Tax boss warns outages are 'a fact of modern life'

Tax commissioner Chris Jordan has warned that the technical outages that have caused disruption for businesses are "a fact of modern life" and not going to cease.

In the wake of continuing outages at the Australian Tax Office, Mr Jordan warned businesses and tax professionals to brace for more.

ATO commissioner Chris Jordan at the Vodafone National Small Business Summit.

Photo: Peter Braig

Mr Jordan told the Vodafone National Small Business Summit on Friday cyber security is a concern for all organisations, including the Australian Taxation Office (ATO) but that outages would still happen.

"Systems go down right," he said referring to a power failure disrupting the Reserve Bank of Australia's payment systems last week.

"We had all the refunds pumping out and every second Thursday is pay day so I thought it was going to be impossible," he said. "Telstra goes down, the bank goes down, our system might go offline for a while. This is a fact of modern life that is not going to go away."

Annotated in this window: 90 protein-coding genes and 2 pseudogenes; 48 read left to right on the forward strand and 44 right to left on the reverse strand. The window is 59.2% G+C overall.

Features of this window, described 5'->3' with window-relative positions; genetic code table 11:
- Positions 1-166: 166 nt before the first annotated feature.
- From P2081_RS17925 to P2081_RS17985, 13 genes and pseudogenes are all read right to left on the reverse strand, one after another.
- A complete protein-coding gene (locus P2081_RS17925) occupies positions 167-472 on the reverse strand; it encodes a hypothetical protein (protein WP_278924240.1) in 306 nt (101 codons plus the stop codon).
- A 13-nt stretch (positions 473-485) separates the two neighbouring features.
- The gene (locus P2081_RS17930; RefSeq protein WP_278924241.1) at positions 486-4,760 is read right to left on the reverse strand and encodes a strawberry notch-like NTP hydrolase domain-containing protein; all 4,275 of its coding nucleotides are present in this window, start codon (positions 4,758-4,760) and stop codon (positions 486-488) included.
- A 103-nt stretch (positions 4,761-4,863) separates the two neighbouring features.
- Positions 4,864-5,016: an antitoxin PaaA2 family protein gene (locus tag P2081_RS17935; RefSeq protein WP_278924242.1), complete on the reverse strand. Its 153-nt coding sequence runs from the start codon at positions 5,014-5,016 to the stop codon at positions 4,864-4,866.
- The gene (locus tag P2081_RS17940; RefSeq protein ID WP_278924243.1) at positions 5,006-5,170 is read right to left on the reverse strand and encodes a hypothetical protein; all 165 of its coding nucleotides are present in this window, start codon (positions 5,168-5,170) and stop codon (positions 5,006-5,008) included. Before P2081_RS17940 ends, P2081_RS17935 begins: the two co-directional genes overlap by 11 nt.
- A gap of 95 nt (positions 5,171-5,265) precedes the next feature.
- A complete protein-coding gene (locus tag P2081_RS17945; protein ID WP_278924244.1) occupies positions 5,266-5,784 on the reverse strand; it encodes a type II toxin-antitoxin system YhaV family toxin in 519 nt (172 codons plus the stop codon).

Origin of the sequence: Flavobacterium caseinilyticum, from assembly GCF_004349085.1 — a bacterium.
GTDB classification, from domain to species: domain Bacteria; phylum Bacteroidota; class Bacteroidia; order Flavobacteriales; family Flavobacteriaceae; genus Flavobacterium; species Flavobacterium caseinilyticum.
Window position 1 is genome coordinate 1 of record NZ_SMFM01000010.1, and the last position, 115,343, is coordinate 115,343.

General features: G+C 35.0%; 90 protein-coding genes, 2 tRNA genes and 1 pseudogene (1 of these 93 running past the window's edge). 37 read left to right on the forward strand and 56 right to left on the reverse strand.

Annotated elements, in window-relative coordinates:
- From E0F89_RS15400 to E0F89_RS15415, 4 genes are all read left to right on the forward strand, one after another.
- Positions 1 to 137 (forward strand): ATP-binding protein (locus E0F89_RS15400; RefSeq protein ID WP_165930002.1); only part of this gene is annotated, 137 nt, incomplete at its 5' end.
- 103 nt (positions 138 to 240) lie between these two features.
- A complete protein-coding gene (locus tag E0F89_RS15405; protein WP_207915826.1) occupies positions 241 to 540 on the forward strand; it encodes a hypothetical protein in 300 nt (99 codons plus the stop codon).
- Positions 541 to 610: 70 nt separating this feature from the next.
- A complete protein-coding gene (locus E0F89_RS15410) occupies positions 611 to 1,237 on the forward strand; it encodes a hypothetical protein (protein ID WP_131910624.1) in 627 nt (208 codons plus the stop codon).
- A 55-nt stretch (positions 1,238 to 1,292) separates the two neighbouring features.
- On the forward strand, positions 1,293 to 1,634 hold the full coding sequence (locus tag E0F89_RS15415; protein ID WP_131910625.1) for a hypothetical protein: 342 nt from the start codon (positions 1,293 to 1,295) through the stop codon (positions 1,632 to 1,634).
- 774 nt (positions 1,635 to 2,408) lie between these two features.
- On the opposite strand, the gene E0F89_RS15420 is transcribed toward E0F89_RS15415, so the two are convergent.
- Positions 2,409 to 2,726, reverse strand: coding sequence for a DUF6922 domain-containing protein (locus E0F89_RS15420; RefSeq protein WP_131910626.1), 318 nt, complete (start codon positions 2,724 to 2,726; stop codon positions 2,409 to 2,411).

Chris Jordan appeared on a panel of regulators at the Vodafone National Small Business Summit.

Photo: Peter Braig

Mr Jordan said businesses and tax agents need to be prepared for when major organisations have outages.

"When I said 'have a plan', I have these agents going ‘I can’t do anything’, well can’t you do some training?," he said.

"There has got to be some sort of back up because we are not the only ones. You need to have some sort of plan in place, 'what do I do if I can’t do my normal stuff?', and there has to be some value add."

Earlier this year the Tax Office revealed more than 20 outages have hit its IT systems in two years, prompting

calls for the government to stop further tech failures at the agency.

In response to a senate estimates question the ATO gave details of six incidents that downed parts of its IT in 2016 before a massive outage barred tax professionals from all of its systems for multiple days in December that year.

The Tax Office also said it deals with about 8000 "potentially malicious exploitation attempts" on its website each week.

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